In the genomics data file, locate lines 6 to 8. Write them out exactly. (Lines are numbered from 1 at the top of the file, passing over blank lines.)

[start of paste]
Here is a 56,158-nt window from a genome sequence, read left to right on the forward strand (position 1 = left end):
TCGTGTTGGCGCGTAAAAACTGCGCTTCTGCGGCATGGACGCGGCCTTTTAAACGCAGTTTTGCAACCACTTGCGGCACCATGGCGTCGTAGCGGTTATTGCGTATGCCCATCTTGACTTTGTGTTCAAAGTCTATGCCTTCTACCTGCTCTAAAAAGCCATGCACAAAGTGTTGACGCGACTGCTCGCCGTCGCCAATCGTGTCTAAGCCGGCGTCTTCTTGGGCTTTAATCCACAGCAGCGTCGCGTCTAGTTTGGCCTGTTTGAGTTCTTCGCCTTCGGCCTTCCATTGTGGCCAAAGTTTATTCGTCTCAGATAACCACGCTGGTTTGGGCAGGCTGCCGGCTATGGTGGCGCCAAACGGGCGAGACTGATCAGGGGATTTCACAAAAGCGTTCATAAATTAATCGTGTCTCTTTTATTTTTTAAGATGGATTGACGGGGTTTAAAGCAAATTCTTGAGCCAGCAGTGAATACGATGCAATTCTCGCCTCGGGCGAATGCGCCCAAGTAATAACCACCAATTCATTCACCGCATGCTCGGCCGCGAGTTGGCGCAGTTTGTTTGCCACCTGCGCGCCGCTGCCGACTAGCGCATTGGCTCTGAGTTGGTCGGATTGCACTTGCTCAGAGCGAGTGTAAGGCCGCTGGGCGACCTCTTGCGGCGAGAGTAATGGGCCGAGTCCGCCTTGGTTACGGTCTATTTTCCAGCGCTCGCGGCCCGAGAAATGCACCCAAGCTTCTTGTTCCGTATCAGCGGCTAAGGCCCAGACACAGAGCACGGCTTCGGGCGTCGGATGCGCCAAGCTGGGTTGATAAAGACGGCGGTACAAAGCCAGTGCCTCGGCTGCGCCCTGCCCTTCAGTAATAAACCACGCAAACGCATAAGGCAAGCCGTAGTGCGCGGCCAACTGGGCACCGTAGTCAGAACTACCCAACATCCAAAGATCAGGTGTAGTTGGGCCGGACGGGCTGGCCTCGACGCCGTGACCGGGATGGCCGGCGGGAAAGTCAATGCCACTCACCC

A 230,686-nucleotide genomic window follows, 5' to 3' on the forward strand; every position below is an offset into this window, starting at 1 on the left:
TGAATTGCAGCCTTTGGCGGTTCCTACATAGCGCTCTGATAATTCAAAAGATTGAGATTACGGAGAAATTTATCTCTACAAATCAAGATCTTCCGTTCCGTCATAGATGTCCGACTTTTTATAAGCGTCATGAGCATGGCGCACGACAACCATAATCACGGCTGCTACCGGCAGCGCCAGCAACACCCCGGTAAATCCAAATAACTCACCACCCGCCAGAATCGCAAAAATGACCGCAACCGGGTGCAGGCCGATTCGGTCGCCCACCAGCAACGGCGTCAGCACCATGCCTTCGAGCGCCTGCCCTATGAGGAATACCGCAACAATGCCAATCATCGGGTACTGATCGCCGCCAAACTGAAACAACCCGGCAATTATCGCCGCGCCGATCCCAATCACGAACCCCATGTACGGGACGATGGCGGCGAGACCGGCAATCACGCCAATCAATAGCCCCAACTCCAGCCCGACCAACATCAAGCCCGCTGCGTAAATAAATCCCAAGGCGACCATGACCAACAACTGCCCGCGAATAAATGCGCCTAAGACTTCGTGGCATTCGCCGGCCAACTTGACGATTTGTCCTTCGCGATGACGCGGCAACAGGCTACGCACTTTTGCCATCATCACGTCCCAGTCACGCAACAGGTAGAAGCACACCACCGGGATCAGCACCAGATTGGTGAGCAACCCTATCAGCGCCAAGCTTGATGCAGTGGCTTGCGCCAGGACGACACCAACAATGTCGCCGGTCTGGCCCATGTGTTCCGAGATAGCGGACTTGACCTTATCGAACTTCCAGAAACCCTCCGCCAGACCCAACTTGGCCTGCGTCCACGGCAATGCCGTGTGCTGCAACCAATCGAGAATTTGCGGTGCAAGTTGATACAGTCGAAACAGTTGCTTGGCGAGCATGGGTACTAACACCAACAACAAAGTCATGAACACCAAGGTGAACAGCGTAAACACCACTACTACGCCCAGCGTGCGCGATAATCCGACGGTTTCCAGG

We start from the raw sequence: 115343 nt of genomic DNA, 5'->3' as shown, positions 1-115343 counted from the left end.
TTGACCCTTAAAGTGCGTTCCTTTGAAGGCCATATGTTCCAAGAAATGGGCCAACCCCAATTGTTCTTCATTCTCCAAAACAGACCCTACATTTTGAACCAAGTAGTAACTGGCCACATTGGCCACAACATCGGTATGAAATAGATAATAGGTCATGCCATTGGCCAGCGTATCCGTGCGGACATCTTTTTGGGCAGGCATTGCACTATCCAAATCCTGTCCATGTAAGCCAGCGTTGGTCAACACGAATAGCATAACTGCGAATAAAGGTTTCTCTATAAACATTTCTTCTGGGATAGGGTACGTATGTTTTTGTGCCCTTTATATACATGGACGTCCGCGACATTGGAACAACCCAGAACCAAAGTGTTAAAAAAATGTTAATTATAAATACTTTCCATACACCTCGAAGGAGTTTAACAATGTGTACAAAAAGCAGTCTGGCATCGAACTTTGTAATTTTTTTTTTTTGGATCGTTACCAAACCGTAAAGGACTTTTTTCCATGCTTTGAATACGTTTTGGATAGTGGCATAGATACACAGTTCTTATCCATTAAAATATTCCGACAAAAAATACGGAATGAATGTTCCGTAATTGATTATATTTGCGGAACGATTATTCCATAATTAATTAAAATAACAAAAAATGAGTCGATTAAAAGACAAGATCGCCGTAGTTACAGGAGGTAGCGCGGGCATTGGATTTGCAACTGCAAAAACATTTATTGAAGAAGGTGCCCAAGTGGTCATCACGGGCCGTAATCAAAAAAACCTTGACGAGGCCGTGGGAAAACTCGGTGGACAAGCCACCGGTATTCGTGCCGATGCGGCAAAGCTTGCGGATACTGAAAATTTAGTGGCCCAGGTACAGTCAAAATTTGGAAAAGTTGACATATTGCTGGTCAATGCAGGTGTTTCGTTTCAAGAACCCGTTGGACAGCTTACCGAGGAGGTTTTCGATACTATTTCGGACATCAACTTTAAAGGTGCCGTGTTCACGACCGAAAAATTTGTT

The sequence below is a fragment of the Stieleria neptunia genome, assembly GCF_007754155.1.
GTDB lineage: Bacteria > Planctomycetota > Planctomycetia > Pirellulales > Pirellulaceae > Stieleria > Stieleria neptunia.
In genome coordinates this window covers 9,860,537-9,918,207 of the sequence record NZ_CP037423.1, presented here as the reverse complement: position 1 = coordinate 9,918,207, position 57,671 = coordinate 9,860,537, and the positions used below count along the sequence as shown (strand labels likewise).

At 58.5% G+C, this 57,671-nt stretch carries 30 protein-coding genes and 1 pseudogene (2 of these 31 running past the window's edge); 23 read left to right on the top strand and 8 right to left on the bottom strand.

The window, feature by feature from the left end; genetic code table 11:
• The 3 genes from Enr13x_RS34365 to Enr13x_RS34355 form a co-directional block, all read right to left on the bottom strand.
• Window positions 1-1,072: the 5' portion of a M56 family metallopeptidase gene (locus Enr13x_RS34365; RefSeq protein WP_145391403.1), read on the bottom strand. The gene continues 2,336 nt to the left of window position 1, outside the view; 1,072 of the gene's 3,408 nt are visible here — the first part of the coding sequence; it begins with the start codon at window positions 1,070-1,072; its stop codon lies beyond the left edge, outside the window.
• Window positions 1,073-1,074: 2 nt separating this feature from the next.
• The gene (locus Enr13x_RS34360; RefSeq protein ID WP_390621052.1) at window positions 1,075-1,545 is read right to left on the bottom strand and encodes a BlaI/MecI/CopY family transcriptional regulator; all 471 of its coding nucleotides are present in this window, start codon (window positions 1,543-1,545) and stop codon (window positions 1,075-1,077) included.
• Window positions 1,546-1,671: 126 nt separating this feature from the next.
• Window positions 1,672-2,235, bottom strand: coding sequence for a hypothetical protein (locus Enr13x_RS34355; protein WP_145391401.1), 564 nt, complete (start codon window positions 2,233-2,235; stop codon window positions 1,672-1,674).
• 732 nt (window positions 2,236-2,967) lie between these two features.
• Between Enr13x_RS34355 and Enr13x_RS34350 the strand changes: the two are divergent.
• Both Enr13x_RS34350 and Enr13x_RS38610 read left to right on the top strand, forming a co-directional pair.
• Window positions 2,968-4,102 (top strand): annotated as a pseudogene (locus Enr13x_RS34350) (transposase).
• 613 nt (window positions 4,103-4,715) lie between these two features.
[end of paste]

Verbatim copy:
TTGACCCTTAAAGTGCGTTCCTTTGAAGGCCATATGTTCCAAGAAATGGGCCAACCCCAATTGTTCTTCATTCTCCAAAACAGACCCTACATTTTGAACCAAGTAGTAACTGGCCACATTGGCCACAACATCGGTATGAAATAGATAATAGGTCATGCCATTGGCCAGCGTATCCGTGCGGACATCTTTTTGGGCAGGCATTGCACTATCCAAATCCTGTCCATGTAAGCCAGCGTTGGTCAACACGAATAGCATAACTGCGAATAAAGGTTTCTCTATAAACATTTCTTCTGGGATAGGGTACGTATGTTTTTGTGCCCTTTATATACATGGACGTCCGCGACATTGGAACAACCCAGAACCAAAGTGTTAAAAAAATGTTAATTATAAATACTTTCCATACACCTCGAAGGAGTTTAACAATGTGTACAAAAAGCAGTCTGGCATCGAACTTTGTAATTTTTTTTTTTTGGATCGTTACCAAACCGTAAAGGACTTTTTTCCATGCTTTGAATACGTTTTGGATAGTGGCATAGATACACAGTTCTTATCCATTAAAATATTCCGACAAAAAATACGGAATGAATGTTCCGTAATTGATTATATTTGCGGAACGATTATTCCATAATTAATTAAAATAACAAAAAATGAGTCGATTAAAAGACAAGATCGCCGTAGTTACAGGAGGTAGCGCGGGCATTGGATTTGCAACTGCAAAAACATTTATTGAAGAAGGTGCCCAAGTGGTCATCACGGGCCGTAATCAAAAAAACCTTGACGAGGCCGTGGGAAAACTCGGTGGACAAGCCACCGGTATTCGTGCCGATGCGGCAAAGCTTGCGGATACTGAAAATTTAGTGGCCCAGGTACAGTCAAAATTTGGAAAAGTTGACATATTGCTGGTCAATGCAGGTGTTTCGTTTCAAGAACCCGTTGGACAGCTTACCGAGGAGGTTTTCGATACTATTTCGGACATCAACTTTAAAGGTGCCGTGTTCACGACCGAAAAATTTGTT

The sequence below is a fragment of the Stieleria neptunia genome, assembly GCF_007754155.1.
GTDB lineage: Bacteria > Planctomycetota > Planctomycetia > Pirellulales > Pirellulaceae > Stieleria > Stieleria neptunia.